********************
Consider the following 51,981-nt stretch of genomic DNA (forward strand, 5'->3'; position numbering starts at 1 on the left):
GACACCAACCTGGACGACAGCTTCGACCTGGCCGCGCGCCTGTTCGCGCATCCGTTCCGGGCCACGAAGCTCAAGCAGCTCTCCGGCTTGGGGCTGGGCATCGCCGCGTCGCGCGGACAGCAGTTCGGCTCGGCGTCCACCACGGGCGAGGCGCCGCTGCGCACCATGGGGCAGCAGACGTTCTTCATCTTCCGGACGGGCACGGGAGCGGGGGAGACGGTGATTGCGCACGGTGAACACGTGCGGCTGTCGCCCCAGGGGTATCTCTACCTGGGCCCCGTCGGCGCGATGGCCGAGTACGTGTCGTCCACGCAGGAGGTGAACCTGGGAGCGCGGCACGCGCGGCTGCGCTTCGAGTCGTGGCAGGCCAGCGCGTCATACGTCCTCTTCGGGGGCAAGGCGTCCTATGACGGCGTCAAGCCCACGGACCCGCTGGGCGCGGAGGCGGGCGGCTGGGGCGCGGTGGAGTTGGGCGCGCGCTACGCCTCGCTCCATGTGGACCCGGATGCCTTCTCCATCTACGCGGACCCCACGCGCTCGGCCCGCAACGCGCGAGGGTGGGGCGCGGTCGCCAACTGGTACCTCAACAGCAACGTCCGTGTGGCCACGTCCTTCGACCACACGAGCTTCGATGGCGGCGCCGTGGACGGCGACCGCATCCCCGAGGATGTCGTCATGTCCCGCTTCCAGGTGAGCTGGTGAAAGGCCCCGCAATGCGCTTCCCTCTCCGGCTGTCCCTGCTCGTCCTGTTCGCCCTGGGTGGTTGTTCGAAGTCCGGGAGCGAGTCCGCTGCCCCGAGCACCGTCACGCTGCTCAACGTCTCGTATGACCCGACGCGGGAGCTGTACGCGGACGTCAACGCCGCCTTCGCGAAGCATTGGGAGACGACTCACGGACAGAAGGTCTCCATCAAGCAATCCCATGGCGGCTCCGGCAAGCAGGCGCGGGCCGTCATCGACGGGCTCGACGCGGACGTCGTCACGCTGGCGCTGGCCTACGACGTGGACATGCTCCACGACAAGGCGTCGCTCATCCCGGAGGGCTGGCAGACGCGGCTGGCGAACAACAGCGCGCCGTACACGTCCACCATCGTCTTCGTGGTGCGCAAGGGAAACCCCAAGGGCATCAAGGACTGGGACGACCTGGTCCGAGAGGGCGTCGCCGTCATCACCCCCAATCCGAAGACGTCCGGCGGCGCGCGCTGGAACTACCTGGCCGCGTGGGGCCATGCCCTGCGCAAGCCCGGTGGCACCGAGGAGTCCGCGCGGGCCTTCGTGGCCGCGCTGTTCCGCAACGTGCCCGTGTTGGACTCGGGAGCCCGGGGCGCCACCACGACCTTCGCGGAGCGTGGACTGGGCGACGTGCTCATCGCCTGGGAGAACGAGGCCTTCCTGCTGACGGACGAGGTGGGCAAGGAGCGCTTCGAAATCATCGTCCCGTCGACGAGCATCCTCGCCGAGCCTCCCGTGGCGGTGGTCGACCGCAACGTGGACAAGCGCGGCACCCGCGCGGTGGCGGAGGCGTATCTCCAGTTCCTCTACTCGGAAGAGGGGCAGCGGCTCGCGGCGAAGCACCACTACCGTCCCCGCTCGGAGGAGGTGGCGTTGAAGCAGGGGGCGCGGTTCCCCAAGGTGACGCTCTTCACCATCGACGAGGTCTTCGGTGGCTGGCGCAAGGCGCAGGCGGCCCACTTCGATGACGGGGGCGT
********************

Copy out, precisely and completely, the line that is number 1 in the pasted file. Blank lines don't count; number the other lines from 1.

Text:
Consider the following 51,981-nt stretch of genomic DNA (forward strand, 5'->3'; position numbering starts at 1 on the left):